I shall argue that permissivists cannot discharge these explanatory burdens in a satisfying way. After carefully presenting these explanatory demands in section 2, I consider how permissivists might answer them in section 3. I argue that the only permissivists who are able to successfully answer the explanatory demands are extreme permissivists like subjective Bayesians. Most philosophers, however, will find this epistemological outlook implausible because it contains no substantive constraints on rational belief. I also show that previous attempts by permissivists to explain why there are permissive cases merely relocate, rather than answer, the explanatory demands I have identified. The final section argues that permissivists cannot soften up the explanatory demands, either. I show that permissivist cannot appeal to the vagueness of the notion of a permissive case, or of an attitude's being permitted, in order to make the line between the permitted and the impermitted attitudes appear less arbitrary. Nor, I argue, can the permissivist hold that our ignorance of which cases are permissive, and how permissive they are, lessens the explanatory burdens they face.
Unfortunately, permissivists have been most interested in attempting to identify a counterexample to the uniqueness thesis, and have not been concerned with the explanatory demands which they incur in so doing. If my arguments are successful, then, permissivism is a much less plausible view than it is currently given credit for, and, at the very least, permissivists have a lot of work to do in further articulating and generalizing their view so as to provide an adequate explanation of the scope of epistemic permission.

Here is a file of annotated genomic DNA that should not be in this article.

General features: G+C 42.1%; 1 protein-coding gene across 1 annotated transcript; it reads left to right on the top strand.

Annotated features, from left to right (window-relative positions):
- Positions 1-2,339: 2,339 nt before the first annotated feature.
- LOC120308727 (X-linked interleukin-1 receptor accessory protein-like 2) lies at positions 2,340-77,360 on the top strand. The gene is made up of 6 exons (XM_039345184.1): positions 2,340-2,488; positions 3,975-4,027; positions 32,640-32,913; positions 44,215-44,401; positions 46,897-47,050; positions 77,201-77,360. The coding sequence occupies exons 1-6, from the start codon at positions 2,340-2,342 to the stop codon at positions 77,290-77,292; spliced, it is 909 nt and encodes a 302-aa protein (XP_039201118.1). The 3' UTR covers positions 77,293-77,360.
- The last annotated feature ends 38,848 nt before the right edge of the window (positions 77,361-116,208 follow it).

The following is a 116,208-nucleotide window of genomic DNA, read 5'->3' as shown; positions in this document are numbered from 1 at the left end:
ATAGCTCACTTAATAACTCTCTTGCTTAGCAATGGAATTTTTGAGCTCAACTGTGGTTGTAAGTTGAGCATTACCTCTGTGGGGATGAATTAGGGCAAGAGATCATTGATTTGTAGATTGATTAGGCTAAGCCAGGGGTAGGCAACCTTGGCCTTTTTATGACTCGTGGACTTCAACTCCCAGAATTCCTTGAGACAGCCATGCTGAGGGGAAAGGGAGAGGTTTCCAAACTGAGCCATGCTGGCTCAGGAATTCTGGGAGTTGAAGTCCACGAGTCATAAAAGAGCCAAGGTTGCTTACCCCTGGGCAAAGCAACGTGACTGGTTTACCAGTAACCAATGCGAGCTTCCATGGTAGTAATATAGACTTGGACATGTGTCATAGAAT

Contemporary virtue epistemology has been progressing remarkably in the activity of virtue profiling, yet a lot remains to be discussed about the many ways and extents to which some virtues and vices of the intellect impact our lives. This paper is an attempt at sketching a preliminary profile to an epistemic virtue that hasn't received a lot of attention to this date: the virtue of being a good convincer, aka persuasiveness. I submit that there is a particular way of using speech in which persuasiveness is allied with benevolence as a means of conveying a distinctive type of epistemic good, the good of understanding.
I argue that in many cases, there are good reasons to engage with people who hold fringe beliefs such as debunked conspiracy theories. I (1) discuss reasons for engaging with fringe beliefs; (2) discuss the conditions that need to be met for engagement to be worthwhile; (3) consider the question of how to engage with such beliefs, and defend what Jeremy Fantl has called “closed-minded engagement” and (4) address worries that such closed-minded engagement involves problematic deception or manipulation. Thinking about how we engage with irrational emotions offers a way of responding to these concerns. Reflection on engagement with fringe beliefs has wider implications for two distinct philosophical discussions. First, it can help illuminate the nature of beliefs, lending support to the view that not all states which are deeply resistant to evidence thereby fail to be beliefs. Second, an implication of the view I put forth is that it need not constitute a lack of respect to adopt what Peter Strawson called “the objective stance” in relationships.